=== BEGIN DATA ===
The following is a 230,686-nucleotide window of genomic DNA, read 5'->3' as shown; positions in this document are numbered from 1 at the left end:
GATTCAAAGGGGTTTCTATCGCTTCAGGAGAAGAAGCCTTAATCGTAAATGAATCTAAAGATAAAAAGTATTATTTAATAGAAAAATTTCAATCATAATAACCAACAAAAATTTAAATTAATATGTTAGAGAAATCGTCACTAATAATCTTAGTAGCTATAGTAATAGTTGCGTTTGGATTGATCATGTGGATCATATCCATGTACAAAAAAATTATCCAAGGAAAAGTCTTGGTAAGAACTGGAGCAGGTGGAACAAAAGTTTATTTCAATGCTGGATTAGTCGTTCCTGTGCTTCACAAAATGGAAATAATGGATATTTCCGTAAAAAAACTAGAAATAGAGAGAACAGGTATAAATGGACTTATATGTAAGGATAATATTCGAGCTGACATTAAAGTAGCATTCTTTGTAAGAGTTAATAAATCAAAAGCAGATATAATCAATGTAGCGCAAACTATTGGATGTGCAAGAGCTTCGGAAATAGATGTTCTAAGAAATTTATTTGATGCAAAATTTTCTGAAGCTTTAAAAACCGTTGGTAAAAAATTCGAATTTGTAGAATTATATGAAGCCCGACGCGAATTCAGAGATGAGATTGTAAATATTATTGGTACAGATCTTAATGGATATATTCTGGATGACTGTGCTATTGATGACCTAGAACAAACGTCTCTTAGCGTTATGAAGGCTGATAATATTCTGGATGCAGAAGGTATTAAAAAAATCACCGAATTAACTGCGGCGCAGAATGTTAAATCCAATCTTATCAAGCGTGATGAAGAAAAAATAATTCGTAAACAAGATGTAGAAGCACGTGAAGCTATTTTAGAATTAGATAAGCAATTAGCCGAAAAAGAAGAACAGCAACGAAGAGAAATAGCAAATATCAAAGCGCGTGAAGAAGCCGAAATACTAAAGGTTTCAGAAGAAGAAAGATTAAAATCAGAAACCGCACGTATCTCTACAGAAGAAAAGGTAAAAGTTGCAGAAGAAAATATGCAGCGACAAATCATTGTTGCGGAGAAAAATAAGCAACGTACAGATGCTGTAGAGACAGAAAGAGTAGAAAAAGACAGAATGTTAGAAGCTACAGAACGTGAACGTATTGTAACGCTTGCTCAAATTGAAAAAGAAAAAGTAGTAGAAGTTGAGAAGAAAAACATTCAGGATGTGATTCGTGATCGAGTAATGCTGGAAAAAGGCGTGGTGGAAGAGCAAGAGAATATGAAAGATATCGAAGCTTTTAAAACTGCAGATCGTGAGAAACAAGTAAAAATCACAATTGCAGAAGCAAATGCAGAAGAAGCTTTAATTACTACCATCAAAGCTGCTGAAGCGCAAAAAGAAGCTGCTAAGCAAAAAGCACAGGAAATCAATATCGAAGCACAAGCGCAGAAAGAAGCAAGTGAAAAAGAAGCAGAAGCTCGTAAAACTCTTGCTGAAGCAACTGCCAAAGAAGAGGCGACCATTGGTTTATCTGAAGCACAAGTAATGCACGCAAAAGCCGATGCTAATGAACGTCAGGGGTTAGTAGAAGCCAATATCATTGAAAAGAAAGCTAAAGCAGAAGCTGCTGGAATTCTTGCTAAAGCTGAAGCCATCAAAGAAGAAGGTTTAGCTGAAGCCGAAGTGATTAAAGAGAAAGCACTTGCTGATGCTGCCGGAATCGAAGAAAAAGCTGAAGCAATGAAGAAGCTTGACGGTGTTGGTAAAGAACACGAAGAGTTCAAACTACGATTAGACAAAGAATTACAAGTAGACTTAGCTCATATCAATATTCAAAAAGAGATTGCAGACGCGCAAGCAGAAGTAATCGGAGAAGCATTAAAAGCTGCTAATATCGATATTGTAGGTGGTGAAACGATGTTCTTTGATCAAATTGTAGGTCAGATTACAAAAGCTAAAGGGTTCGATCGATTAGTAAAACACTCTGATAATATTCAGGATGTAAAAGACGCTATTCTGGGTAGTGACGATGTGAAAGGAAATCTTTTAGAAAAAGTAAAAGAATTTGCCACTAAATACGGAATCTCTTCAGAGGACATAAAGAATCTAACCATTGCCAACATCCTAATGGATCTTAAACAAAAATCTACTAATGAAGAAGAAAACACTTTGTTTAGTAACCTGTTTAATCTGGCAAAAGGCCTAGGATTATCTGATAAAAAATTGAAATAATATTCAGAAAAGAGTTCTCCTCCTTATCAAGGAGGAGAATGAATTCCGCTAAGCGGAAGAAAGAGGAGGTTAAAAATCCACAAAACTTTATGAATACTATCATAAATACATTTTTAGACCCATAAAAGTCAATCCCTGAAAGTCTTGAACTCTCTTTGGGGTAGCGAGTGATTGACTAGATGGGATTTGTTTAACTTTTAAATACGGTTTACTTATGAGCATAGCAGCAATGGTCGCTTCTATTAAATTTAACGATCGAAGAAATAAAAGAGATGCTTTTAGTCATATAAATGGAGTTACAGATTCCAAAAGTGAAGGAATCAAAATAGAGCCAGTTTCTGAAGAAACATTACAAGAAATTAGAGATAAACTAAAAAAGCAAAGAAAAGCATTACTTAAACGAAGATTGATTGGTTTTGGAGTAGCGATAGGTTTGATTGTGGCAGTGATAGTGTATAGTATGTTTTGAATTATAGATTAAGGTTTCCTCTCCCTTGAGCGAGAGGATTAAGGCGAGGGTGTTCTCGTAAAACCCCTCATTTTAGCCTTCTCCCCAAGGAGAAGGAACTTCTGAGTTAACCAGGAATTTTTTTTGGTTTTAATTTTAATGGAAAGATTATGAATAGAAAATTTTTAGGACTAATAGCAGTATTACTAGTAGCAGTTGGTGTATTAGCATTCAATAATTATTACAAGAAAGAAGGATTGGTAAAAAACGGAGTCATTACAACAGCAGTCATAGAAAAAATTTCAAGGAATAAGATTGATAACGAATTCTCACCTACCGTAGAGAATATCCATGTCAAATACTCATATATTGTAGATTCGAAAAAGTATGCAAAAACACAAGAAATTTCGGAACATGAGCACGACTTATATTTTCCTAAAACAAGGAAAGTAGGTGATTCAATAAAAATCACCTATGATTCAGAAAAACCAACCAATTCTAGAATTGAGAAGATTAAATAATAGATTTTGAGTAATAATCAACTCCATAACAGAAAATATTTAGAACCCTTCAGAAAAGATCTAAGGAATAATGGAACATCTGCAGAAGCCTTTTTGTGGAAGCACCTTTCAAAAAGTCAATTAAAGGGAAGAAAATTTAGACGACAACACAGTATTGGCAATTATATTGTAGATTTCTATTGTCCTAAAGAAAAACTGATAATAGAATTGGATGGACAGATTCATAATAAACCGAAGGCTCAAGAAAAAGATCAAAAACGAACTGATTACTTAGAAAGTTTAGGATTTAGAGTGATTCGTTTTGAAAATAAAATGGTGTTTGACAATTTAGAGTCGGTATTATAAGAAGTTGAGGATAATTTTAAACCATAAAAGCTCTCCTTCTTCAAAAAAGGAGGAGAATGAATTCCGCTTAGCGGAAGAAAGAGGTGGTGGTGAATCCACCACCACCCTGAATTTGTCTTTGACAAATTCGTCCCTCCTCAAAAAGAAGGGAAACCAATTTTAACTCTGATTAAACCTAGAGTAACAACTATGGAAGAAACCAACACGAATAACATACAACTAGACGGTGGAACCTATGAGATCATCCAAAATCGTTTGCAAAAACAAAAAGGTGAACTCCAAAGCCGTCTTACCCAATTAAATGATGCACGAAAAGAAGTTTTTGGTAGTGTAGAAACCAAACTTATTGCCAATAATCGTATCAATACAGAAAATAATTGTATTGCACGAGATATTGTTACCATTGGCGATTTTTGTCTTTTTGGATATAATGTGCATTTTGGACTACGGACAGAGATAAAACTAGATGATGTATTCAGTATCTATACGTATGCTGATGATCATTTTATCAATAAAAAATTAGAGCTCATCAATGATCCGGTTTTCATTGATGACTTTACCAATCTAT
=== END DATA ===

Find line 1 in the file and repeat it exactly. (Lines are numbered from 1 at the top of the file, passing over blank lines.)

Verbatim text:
The following is a 230,686-nucleotide window of genomic DNA, read 5'->3' as shown; positions in this document are numbered from 1 at the left end: